6. The Year of Generative AI

6A. Have you incorporated generative AI functionality into your applications in the past 6 months

Developers have started embracing Generative AI

36% developers have already implemented generative AI functionalities in their applications, while 15% are planning to do in next 6 months. This shows developers have already started embracing the new age of GenAI. 34% of developers are interested in incorporating but have no clear plans yet, while 15% say they’re not interested.

6B. How generative AI functionality is incorporated into applications

Access to ready-to-use AI models and services are driving Generative AI adoption

A majority(54%) of developers who have incorporated Generative AI into their applications have done so using ready-to-use AI models via 3rd party APIs or manager services like OpenAI API, 41% have done using same + services which allows customisation of own data. We also have a segment of developers (32%) who have trained their own AI models in-house, while 28% are using open-source AI models that are freely available.

6C. In which ways have ML developers integrated generative AI into their applications

39% of Machine Learning developers train their own models

While the majority of ML developers(54%) use 3rd party AI models, 39% of ML developers rely on training their own models themselves or by team-member while 31.5% depend on open-source machine learning models.

6D. Do you agree that generative AI will affect your work as a developer? Percentage of developers that (agree or strongly agree)

Overall, developers have a positive sentiment towards Generative AI

79% of respondents think GenAI will increase their potential and productivity, 69% of respondents think it will allow them to use more programming tools to solve the problems they couldn’t do previously, 62% think it will have a positive impact on the world. Since respondents can choose multiple options, 60% think AI raises many ethical concerns, while 32% of the survey population also think it will surpass their skills and render their jobs obsolete.

7. How the recent layoffs in the tech industry affected developers in the past 18 months

7A. The impact of the recent layoffs in the tech industry in the past 18 months

13% of developers witnessed a pay cut or didn’t get a raise because of recent industry lay-offs.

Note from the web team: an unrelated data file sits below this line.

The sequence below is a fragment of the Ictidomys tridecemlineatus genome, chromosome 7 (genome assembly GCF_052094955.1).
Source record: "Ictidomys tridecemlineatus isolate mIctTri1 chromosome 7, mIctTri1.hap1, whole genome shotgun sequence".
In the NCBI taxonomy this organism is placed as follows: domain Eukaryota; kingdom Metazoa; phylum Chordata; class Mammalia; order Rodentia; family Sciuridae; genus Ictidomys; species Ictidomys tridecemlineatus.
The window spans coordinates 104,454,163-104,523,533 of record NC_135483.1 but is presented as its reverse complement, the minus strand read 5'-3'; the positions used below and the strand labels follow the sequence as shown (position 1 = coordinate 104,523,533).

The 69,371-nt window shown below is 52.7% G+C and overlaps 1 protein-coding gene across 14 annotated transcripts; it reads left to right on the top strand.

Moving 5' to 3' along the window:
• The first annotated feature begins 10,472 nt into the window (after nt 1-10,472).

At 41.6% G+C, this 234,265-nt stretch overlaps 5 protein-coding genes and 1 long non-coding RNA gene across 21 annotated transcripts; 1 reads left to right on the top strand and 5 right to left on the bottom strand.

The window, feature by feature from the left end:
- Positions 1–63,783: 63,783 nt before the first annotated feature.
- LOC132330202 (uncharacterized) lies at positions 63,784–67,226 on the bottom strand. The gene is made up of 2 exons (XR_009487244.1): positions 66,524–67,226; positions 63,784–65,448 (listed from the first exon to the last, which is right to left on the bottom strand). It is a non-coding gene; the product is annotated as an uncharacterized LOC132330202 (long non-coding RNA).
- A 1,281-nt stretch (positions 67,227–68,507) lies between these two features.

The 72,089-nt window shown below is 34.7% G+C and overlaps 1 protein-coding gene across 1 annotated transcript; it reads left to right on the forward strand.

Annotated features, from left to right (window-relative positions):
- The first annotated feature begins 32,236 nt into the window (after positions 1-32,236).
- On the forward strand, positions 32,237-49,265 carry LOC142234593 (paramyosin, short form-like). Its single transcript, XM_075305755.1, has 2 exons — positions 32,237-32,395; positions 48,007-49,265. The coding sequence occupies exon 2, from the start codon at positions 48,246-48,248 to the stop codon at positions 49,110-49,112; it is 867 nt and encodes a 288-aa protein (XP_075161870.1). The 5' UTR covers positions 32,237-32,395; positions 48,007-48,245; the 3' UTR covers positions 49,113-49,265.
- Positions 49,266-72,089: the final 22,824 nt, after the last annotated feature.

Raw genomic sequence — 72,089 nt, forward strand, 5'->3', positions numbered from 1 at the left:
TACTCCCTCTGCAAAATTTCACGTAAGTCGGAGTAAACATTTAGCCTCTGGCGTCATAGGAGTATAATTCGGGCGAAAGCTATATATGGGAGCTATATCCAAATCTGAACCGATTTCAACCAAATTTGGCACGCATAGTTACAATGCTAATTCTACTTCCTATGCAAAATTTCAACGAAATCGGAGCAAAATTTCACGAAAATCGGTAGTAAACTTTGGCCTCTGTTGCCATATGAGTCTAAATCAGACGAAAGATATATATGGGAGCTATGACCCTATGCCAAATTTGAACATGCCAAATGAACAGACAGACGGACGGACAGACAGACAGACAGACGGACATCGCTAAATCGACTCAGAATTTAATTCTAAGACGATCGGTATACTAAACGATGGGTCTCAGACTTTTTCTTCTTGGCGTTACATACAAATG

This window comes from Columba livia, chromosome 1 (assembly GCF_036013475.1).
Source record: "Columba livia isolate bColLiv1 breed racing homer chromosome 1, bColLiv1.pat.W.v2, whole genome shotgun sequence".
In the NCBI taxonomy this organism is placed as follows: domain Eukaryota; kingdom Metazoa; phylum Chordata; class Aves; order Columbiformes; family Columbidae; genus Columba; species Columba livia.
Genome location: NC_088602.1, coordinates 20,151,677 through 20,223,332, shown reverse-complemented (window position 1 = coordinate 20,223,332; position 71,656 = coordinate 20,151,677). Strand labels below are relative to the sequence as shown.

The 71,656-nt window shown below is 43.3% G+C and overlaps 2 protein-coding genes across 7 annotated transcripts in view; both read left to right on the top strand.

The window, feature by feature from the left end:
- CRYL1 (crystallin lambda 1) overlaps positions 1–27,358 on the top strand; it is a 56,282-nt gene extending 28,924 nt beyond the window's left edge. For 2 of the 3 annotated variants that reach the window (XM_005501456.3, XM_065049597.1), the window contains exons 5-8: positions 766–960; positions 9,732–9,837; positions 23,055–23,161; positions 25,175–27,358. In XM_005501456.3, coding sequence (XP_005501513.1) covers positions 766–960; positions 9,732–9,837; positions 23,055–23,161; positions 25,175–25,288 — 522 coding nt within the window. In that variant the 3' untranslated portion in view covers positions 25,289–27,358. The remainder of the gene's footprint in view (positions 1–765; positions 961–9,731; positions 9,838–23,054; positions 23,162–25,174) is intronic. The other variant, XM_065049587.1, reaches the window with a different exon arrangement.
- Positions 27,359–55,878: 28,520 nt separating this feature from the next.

Because of recent lay-offs in the Industry, 11% of developers are considering changing career paths, 22% have friends or colleagues who have lost their jobs, and 11% lost some sort of benefits as part of their overall compensation. We are optimistic and hoping for an improved situation in 2024.

7B. The impact of the recent layoffs in the tech industry in the past 18 months in companies with 250-1000 employees

14% of people working in organisations having 250-1000 employees lost their jobs as a result of the company's downsizing.

For companies having employees ranging from 250 to 1000, 43% of survey respondents aren’t affected by lay-offs, while 16% observed a salary cut, 15% are considering changing career paths as a result of this.

8. Professional developers - Dive into niches

8A. Enterprise developers' geographical distribution

North America and Western Europe continue to see the highest number of enterprise developers

South Asia has the smallest population of enterprise developers at around 9.5%. North America, Western Europe and Israel are still at the highest with ~31% and ~28.6% representation, respectively.

8B. Development areas of enterprise developers

Backend Development and SaaS(web) witness most enterprise developers.

Regarding technologies, most enterprise developers are working on WebDev and Backend, followed by 41% on Desktop apps, ~35% on Mobile apps and ~33% on Artificial intelligence.

8C. Top 5 Industry verticals of Enterprise developers

The majority of enterprise developers are working in the Software-as-a-Service (SaaS) industry.